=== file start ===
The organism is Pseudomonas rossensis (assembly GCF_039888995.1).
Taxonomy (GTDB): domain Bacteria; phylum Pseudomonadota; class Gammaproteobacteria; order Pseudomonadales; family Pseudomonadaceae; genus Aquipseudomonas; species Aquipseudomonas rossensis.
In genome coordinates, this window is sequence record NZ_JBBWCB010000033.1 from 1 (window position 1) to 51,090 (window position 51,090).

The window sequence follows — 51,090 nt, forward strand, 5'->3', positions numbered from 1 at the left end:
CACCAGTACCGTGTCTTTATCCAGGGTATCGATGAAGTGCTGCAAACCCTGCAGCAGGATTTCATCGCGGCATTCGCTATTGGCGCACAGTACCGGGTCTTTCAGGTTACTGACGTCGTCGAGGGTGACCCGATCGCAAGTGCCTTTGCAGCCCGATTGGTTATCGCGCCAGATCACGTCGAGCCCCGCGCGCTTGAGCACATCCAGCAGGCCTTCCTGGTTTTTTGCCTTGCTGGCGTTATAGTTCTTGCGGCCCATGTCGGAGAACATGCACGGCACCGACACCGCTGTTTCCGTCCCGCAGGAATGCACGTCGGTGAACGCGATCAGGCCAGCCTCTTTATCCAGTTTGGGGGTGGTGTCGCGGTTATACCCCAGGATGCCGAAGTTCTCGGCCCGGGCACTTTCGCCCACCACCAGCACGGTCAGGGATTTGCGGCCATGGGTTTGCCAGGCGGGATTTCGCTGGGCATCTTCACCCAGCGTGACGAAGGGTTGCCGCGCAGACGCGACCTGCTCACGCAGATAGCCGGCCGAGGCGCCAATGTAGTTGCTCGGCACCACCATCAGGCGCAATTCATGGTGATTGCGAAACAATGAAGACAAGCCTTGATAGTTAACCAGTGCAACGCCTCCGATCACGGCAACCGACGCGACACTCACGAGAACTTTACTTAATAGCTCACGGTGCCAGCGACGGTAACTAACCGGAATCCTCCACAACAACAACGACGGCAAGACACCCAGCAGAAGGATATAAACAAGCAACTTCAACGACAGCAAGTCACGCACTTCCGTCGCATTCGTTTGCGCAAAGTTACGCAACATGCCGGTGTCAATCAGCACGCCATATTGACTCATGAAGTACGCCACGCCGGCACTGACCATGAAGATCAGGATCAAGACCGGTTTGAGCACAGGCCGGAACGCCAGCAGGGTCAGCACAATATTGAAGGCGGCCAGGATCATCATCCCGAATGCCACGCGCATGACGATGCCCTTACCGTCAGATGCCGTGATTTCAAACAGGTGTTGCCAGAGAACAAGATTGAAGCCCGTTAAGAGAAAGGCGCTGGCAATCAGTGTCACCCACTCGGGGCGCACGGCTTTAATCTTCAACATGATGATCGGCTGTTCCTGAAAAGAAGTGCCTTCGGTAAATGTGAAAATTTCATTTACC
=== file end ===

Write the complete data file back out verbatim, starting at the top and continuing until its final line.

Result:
The organism is Pseudomonas rossensis (assembly GCF_039888995.1).
Taxonomy (GTDB): domain Bacteria; phylum Pseudomonadota; class Gammaproteobacteria; order Pseudomonadales; family Pseudomonadaceae; genus Aquipseudomonas; species Aquipseudomonas rossensis.
In genome coordinates, this window is sequence record NZ_JBBWCB010000033.1 from 1 (window position 1) to 51,090 (window position 51,090).

The window sequence follows — 51,090 nt, forward strand, 5'->3', positions numbered from 1 at the left end:
CACCAGTACCGTGTCTTTATCCAGGGTATCGATGAAGTGCTGCAAACCCTGCAGCAGGATTTCATCGCGGCATTCGCTATTGGCGCACAGTACCGGGTCTTTCAGGTTACTGACGTCGTCGAGGGTGACCCGATCGCAAGTGCCTTTGCAGCCCGATTGGTTATCGCGCCAGATCACGTCGAGCCCCGCGCGCTTGAGCACATCCAGCAGGCCTTCCTGGTTTTTTGCCTTGCTGGCGTTATAGTTCTTGCGGCCCATGTCGGAGAACATGCACGGCACCGACACCGCTGTTTCCGTCCCGCAGGAATGCACGTCGGTGAACGCGATCAGGCCAGCCTCTTTATCCAGTTTGGGGGTGGTGTCGCGGTTATACCCCAGGATGCCGAAGTTCTCGGCCCGGGCACTTTCGCCCACCACCAGCACGGTCAGGGATTTGCGGCCATGGGTTTGCCAGGCGGGATTTCGCTGGGCATCTTCACCCAGCGTGACGAAGGGTTGCCGCGCAGACGCGACCTGCTCACGCAGATAGCCGGCCGAGGCGCCAATGTAGTTGCTCGGCACCACCATCAGGCGCAATTCATGGTGATTGCGAAACAATGAAGACAAGCCTTGATAGTTAACCAGTGCAACGCCTCCGATCACGGCAACCGACGCGACACTCACGAGAACTTTACTTAATAGCTCACGGTGCCAGCGACGGTAACTAACCGGAATCCTCCACAACAACAACGACGGCAAGACACCCAGCAGAAGGATATAAACAAGCAACTTCAACGACAGCAAGTCACGCACTTCCGTCGCATTCGTTTGCGCAAAGTTACGCAACATGCCGGTGTCAATCAGCACGCCATATTGACTCATGAAGTACGCCACGCCGGCACTGACCATGAAGATCAGGATCAAGACCGGTTTGAGCACAGGCCGGAACGCCAGCAGGGTCAGCACAATATTGAAGGCGGCCAGGATCATCATCCCGAATGCCACGCGCATGACGATGCCCTTACCGTCAGATGCCGTGATTTCAAACAGGTGTTGCCAGAGAACAAGATTGAAGCCCGTTAAGAGAAAGGCGCTGGCAATCAGTGTCACCCACTCGGGGCGCACGGCTTTAATCTTCAACATGATGATCGGCTGTTCCTGAAAAGAAGTGCCTTCGGTAAATGTGAAAATTTCATTTACC